5 steps to lower your risk of skin cancer

Iris Seitz, M.D. whose specialty is Plastic Surgery, shared in Health’s Healthy Driven Blog that warm weather and sunny days are fast approaching, which means swimsuits, shorts, and tank tops are right around the corner. Warm weather also means more exposure to the sun’s ultraviolet (UV) rays. As you head outside for spring and summer, be smart.Most skin cancers are a direct result of exposure to UV rays in sunlight. Exposure depends on how strong the sun’s rays are and how well your skin is protected. You can still enjoy the outdoors; just plan ahead before you hit the swimming pool.

Take these extra steps to protect your skin and lower your risk of skin cancer:

  • Reduce and limit your exposure to the hot sun. The Melanoma Research Foundation suggests using a sunscreen that provides broad-spectrum protection from both UVA and UVB rays and has a sun protection factor (SPF) of at least 30. This will help protect against sunburn, skin cancer, and premature aging.
  • Give yourself 15 minutes to apply sunscreen before you head outside. Use one ounce of sunscreen (about a shot glass full), and make sure you do not forget to apply sunscreen to your lips, ears, hands, back of your neck, and feet. A good rule of thumb is to re-apply sunscreen every two hours after you have been swimming or sweating. Once a day is not enough.

  • Don’t be fooled — just because the sun isn’t shining brightly doesn’t mean you can’t get burned. Apply sunscreen even on cloudy days. Also, avoid tanning beds, which have been linked with an increased risk of melanoma, especially if it’s started before a person is 30.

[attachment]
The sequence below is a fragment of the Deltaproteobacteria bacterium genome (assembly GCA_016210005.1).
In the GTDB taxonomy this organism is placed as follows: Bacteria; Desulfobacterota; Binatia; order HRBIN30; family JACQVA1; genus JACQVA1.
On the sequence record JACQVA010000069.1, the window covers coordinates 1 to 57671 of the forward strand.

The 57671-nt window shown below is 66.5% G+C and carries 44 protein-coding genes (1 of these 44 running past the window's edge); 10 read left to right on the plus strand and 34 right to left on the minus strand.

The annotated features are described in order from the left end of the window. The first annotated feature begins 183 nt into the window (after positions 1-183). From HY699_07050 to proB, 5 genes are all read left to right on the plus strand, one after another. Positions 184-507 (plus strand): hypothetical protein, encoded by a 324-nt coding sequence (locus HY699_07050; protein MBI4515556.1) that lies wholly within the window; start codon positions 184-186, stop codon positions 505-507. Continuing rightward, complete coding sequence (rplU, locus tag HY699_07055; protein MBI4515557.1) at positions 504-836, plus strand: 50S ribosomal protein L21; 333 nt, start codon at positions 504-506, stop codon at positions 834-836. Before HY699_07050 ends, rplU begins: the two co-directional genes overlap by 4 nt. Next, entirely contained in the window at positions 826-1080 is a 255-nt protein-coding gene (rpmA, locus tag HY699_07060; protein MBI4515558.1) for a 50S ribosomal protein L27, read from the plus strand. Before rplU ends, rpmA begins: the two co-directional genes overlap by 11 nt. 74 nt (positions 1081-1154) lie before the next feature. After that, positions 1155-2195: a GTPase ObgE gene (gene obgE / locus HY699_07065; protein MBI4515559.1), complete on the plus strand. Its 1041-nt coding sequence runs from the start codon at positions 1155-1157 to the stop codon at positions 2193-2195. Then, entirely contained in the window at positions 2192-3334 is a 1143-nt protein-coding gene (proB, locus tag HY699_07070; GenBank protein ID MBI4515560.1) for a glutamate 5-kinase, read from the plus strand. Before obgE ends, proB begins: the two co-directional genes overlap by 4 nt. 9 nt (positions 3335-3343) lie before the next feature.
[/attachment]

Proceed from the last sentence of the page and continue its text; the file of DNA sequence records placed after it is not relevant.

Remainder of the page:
• Seek shade and cover your skin, especially between the hours of 10 a.m. and 4 p.m. when the sun is at its peak. If you will be outside for prolonged periods, use an umbrella or wear a long sleeve shirt, sunglasses, and a wide-brimmed hat. Avoid baking and lying out in the sun without protecting your skin.
  • Pay attention to your body. Examine your skin from head to toe every month and look for abnormal moles or growths. Look for any change in a mole, blemish, birthmark, or freckle that grows or looks different than any mole you currently have. You also want to look for any changes in surface texture or the way a mole feels.

If melanoma is found early, it is almost always treatable, but if it is not detected, it can spread to other parts of the body. Follow the ABCDs of melanoma and watch for asymmetry of your moles, border irregularity, color, and diameter. Learn how to tell the difference between a mole or melanoma.

The American Cancer Society says the risk of developing melanoma increases with age, but melanoma is not uncommon among people younger than 30 years of age. If you have a family history of melanoma, your risk is greater, and you need to be screened and evaluated by a dermatologist or dermatological oncologist. You don’t have to avoid the sun completely, but you do want to be smart and protect your skin for the future.



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